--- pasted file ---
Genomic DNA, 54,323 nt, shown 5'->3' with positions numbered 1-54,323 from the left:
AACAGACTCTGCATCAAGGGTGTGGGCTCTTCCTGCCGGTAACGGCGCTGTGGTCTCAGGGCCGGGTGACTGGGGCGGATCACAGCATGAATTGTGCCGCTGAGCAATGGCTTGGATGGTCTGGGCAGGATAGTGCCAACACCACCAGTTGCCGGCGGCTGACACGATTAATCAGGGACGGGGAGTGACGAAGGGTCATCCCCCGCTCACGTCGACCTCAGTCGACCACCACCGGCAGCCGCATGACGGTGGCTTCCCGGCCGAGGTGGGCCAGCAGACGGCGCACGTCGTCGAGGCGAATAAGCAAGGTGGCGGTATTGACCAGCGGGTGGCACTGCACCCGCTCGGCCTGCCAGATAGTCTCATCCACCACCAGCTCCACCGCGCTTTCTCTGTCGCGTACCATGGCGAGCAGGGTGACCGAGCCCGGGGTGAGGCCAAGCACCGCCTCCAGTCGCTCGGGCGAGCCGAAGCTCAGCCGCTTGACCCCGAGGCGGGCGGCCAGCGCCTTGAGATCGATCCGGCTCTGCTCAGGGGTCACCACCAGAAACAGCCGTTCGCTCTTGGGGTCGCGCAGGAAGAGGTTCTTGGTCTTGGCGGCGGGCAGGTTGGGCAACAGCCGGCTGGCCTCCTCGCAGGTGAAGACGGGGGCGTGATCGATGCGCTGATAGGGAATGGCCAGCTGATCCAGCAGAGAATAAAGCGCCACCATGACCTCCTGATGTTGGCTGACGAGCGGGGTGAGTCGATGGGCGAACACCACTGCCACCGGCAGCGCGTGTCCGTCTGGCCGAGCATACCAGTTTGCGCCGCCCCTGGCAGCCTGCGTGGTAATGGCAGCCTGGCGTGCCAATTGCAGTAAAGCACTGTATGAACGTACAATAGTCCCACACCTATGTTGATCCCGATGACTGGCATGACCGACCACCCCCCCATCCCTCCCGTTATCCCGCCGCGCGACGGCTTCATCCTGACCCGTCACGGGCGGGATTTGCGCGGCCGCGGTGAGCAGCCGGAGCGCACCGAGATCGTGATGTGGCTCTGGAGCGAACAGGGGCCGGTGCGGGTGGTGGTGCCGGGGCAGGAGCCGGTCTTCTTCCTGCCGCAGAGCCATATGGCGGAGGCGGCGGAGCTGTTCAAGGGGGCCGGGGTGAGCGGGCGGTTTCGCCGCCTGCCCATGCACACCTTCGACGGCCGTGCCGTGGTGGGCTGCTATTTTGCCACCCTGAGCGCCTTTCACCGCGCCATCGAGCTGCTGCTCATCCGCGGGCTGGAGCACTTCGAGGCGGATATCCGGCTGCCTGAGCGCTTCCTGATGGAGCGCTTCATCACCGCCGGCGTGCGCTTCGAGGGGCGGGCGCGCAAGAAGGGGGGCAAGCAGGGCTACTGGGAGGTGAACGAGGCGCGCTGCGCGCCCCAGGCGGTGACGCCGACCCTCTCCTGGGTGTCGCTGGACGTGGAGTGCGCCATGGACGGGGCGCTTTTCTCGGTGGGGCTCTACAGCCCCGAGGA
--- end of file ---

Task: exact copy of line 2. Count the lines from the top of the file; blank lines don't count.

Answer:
AACAGACTCTGCATCAAGGGTGTGGGCTCTTCCTGCCGGTAACGGCGCTGTGGTCTCAGGGCCGGGTGACTGGGGCGGATCACAGCATGAATTGTGCCGCTGAGCAATGGCTTGGATGGTCTGGGCAGGATAGTGCCAACACCACCAGTTGCCGGCGGCTGACACGATTAATCAGGGACGGGGAGTGACGAAGGGTCATCCCCCGCTCACGTCGACCTCAGTCGACCACCACCGGCAGCCGCATGACGGTGGCTTCCCGGCCGAGGTGGGCCAGCAGACGGCGCACGTCGTCGAGGCGAATAAGCAAGGTGGCGGTATTGACCAGCGGGTGGCACTGCACCCGCTCGGCCTGCCAGATAGTCTCATCCACCACCAGCTCCACCGCGCTTTCTCTGTCGCGTACCATGGCGAGCAGGGTGACCGAGCCCGGGGTGAGGCCAAGCACCGCCTCCAGTCGCTCGGGCGAGCCGAAGCTCAGCCGCTTGACCCCGAGGCGGGCGGCCAGCGCCTTGAGATCGATCCGGCTCTGCTCAGGGGTCACCACCAGAAACAGCCGTTCGCTCTTGGGGTCGCGCAGGAAGAGGTTCTTGGTCTTGGCGGCGGGCAGGTTGGGCAACAGCCGGCTGGCCTCCTCGCAGGTGAAGACGGGGGCGTGATCGATGCGCTGATAGGGAATGGCCAGCTGATCCAGCAGAGAATAAAGCGCCACCATGACCTCCTGATGTTGGCTGACGAGCGGGGTGAGTCGATGGGCGAACACCACTGCCACCGGCAGCGCGTGTCCGTCTGGCCGAGCATACCAGTTTGCGCCGCCCCTGGCAGCCTGCGTGGTAATGGCAGCCTGGCGTGCCAATTGCAGTAAAGCACTGTATGAACGTACAATAGTCCCACACCTATGTTGATCCCGATGACTGGCATGACCGACCACCCCCCCATCCCTCCCGTTATCCCGCCGCGCGACGGCTTCATCCTGACCCGTCACGGGCGGGATTTGCGCGGCCGCGGTGAGCAGCCGGAGCGCACCGAGATCGTGATGTGGCTCTGGAGCGAACAGGGGCCGGTGCGGGTGGTGGTGCCGGGGCAGGAGCCGGTCTTCTTCCTGCCGCAGAGCCATATGGCGGAGGCGGCGGAGCTGTTCAAGGGGGCCGGGGTGAGCGGGCGGTTTCGCCGCCTGCCCATGCACACCTTCGACGGCCGTGCCGTGGTGGGCTGCTATTTTGCCACCCTGAGCGCCTTTCACCGCGCCATCGAGCTGCTGCTCATCCGCGGGCTGGAGCACTTCGAGGCGGATATCCGGCTGCCTGAGCGCTTCCTGATGGAGCGCTTCATCACCGCCGGCGTGCGCTTCGAGGGGCGGGCGCGCAAGAAGGGGGGCAAGCAGGGCTACTGGGAGGTGAACGAGGCGCGCTGCGCGCCCCAGGCGGTGACGCCGACCCTCTCCTGGGTGTCGCTGGACGTGGAGTGCGCCATGGACGGGGCGCTTTTCTCGGTGGGGCTCTACAGCCCCGAGGA